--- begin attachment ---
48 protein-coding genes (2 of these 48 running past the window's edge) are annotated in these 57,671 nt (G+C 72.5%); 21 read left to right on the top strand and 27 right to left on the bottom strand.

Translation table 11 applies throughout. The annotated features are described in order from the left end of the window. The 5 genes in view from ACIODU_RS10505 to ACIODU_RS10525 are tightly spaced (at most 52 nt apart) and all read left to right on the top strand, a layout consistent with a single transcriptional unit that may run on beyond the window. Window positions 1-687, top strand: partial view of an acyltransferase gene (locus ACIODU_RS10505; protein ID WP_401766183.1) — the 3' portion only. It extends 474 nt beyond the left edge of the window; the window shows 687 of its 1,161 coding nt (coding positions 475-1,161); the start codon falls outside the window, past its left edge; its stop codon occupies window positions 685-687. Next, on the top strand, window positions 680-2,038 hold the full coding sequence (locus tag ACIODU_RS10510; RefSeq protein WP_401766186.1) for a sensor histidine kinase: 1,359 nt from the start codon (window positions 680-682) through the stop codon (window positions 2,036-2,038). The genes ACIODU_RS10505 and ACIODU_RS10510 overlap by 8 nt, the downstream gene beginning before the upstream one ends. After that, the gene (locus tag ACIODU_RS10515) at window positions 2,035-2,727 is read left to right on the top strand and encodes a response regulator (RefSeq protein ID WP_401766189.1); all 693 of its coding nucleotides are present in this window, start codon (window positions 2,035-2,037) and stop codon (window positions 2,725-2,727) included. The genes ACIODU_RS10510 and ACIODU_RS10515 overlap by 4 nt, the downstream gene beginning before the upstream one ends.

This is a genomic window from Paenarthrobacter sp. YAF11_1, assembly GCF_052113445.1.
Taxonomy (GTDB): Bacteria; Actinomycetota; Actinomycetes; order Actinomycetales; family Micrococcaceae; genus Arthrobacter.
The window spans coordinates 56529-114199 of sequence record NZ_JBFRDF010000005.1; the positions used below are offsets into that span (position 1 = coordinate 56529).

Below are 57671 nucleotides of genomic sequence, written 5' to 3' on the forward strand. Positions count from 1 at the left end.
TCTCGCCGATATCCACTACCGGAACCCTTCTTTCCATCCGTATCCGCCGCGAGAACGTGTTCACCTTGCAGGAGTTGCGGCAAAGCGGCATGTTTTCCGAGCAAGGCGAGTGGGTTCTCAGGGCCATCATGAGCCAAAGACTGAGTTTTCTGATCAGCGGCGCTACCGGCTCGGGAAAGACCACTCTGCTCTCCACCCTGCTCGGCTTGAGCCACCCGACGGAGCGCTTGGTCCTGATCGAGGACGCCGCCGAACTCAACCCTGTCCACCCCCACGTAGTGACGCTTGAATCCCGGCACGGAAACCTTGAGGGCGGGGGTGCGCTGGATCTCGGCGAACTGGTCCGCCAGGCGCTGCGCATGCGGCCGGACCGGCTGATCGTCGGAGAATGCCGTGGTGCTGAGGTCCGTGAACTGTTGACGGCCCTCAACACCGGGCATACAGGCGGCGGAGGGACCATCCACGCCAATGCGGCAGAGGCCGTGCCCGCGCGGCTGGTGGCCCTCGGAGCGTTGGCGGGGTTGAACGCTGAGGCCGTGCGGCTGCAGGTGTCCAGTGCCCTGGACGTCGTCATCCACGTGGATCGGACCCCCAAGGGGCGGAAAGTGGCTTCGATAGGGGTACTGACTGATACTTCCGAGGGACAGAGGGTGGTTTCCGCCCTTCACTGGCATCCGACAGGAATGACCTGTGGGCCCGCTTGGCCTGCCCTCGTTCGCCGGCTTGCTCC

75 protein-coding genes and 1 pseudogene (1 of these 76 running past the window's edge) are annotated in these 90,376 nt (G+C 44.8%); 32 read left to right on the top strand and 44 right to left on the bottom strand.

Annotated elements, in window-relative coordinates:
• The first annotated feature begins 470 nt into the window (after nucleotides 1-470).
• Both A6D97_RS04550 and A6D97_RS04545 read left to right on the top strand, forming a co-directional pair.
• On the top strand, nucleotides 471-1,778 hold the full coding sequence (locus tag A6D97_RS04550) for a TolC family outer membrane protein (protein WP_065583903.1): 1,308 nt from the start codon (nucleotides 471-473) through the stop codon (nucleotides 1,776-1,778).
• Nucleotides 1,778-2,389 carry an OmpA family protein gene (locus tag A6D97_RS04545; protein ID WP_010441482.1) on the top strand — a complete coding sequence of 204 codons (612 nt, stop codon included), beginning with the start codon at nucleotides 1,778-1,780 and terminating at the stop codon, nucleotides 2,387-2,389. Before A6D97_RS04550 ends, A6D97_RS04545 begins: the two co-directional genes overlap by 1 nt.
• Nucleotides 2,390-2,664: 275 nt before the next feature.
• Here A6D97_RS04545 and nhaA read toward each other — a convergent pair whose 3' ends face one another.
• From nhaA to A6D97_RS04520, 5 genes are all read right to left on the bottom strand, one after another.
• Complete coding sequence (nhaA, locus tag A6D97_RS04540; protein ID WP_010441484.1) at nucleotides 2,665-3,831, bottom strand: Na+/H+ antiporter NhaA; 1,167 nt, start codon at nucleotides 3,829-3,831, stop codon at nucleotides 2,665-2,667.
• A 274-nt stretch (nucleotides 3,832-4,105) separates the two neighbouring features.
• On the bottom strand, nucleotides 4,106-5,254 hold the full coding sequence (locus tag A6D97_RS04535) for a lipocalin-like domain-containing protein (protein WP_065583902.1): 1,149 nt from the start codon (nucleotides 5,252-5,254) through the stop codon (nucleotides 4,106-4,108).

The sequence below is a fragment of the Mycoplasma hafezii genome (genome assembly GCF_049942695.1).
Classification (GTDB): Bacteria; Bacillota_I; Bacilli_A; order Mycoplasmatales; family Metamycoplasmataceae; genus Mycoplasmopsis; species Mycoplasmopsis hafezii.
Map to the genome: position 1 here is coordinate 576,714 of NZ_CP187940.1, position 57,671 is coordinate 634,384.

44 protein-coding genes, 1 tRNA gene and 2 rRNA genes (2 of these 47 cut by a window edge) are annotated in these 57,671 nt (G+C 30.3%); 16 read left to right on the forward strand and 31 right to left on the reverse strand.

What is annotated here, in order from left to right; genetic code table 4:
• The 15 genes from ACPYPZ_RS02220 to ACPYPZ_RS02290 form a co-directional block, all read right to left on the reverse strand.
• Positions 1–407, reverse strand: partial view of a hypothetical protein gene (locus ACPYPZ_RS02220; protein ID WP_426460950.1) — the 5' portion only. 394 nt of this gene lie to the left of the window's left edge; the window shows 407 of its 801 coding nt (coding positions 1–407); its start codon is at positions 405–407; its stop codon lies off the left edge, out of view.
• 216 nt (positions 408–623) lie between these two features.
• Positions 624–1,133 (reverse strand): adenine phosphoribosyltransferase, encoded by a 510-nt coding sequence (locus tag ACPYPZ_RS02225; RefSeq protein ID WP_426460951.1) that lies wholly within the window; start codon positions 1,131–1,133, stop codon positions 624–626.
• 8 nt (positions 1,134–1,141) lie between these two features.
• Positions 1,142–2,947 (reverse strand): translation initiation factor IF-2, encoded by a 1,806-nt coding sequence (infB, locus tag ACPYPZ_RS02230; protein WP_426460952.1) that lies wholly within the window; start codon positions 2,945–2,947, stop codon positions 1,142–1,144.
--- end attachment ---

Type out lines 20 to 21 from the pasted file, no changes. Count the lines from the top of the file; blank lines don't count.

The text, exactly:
The sequence below is a fragment of the Mycoplasma hafezii genome (genome assembly GCF_049942695.1).
Classification (GTDB): Bacteria; Bacillota_I; Bacilli_A; order Mycoplasmatales; family Metamycoplasmataceae; genus Mycoplasmopsis; species Mycoplasmopsis hafezii.